THURSDAY, JULY 4
US Prosecutors have dropped a manslaughter charge against a woman whose unborn baby died after she was shot in the stomach during a fight.
Marshae Jones, 28, was indicted by a grand jury in Alabama last week after it concluded she intentionally caused the death of the foetus by initiating a fight, knowing she was pregnant, news agencies reported..
District attorney Lynneice Washington announced she was dismissing the case and no further legal action would be brought.
“After reviewing the facts of this case and the applicable state law, I have determined that it is not in the best interest of justice to pursue prosecution of Ms Jones,” Ms Washington said.
“This is truly a disturbing and heartbreaking case. There are no winners, only losers in this sad ordeal.”
Ms Jones was five months pregnant when 23-year-old Ebony Jemison shot her in the stomach outside a general store in Pleasant Grove in December, 2018, during what authorities said was an argument over the unborn baby’s father.
Ms Jemison was initially charged with manslaughter, but a grand jury failed to indict her after it was determined Ms Jones had started the fight, and Ms Jemison had ultimately fired in self-defence.
Meanwhile, Ms Jones was indicted by the same grand jury and arrested.
Ms Washington said grand jury members made “what they believed to be a reasonable decision,” believing someone needed to be held accountable for the death of the foetus.
Ms Jones’s attorney, Mark White, said the decision to drop the charges would “help Marshae continue to heal from this tragic event and work to rebuild her life in a positive and productive way”.
Mr White argued the state had used a “flawed and twisted rationale” that “ignores the law and ignores reason”.
The arrest sparked outrage across the country, with women’s rights advocates calling it another attempt to charge women for crimes related to their pregnancies.
Legal scholars said the arrest raised questions about what other scenarios — such as driving a car or swimming in a pool — could constitute putting a foetus in danger.
The wife of Dubai’s ruler and owner of last year’s Melbourne Cup winner Cross Counter has reportedly fled the United Arab Emirates with their young son and daughter and sought asylum in London.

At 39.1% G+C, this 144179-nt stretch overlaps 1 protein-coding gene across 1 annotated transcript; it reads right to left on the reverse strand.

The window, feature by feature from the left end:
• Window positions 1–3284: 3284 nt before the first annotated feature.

According to the BBC, Princess Haya Bint al-Hussein is said to be “afraid for her life”, while a person close to the family told The New York Times that she fled to Britain several months ago and was seeking a divorce.
It follows the departure from Dubai of one of her husband’s daughters last year.
Dubai’s ruler, Sheikh Mohammed bin Rashid Al Maktoum, who is also Prime Minister and Vice-President of the United Arab Emirates, has not officially commented but recently posted poems about heartbreak online.
Beyond his political power, Sheikh Mohammed is one of the world’s richest men and owns the thoroughbred breeding operation Godolphin which won the 2018 Melbourne Cup with Cross Counter and the 2019 Diamond Jubilee Stakes in England with Blue Point.
Princess Haya, 45, is the half sister of Jordan’s King Abdullah II.
She studied philosophy, politics and economics at the University of Oxford, is a former Olympic show jumper (she was Jordan’s flag bearer at the Sydney Olympics), was appointed a UN messenger of peace in 2007, and established her own foundation, Tkiyet Um Ali, to deliver food aid in the Arab world.
As the wife of 69-year-old Sheikh Mohammed (reportedly his sixth), she has championed the cause of improving health care, particularly for children.
Princess Haya and Sheikh Mohammed married in 2004 and have two children, aged 11 and seven.
A two-year-old boy has become the latest suspected victim of an influenza outbreak across WA that has seen the disease reach levels that dwarf previous years.
A GoFundMe page has been set up to help the Karratha toddler’s family with medical and funeral costs.
WA’s Department of Health said it could not confirm that a toddler died from the influenza virus until it received a report from the coroner.
Elijah David Huynh died in Perth Children’s Hospital on Tuesday after being flown from his Pilbara home town for treatment, according to the GoFundMe page.
“The virus spread like wildfire overnight and without any warning signs,” the family said.
“A valiant effort by the crew of the Karratha Health Campus, Royal Flying Doctors and Perth Children’s Hospital kept him around long enough for his immediate family to be with him, but in the end there wasn’t anything … that could have saved him.
“Although his life was cut short at just over two years old, the memories he gave us will be cherished for a life time.
“His beautiful cheeky smile will be missed by his mum Bec, dad Dave and how much he adored his new sister who entered into the world a few months ago.”
More than $17,000 has so far been raised for the family.
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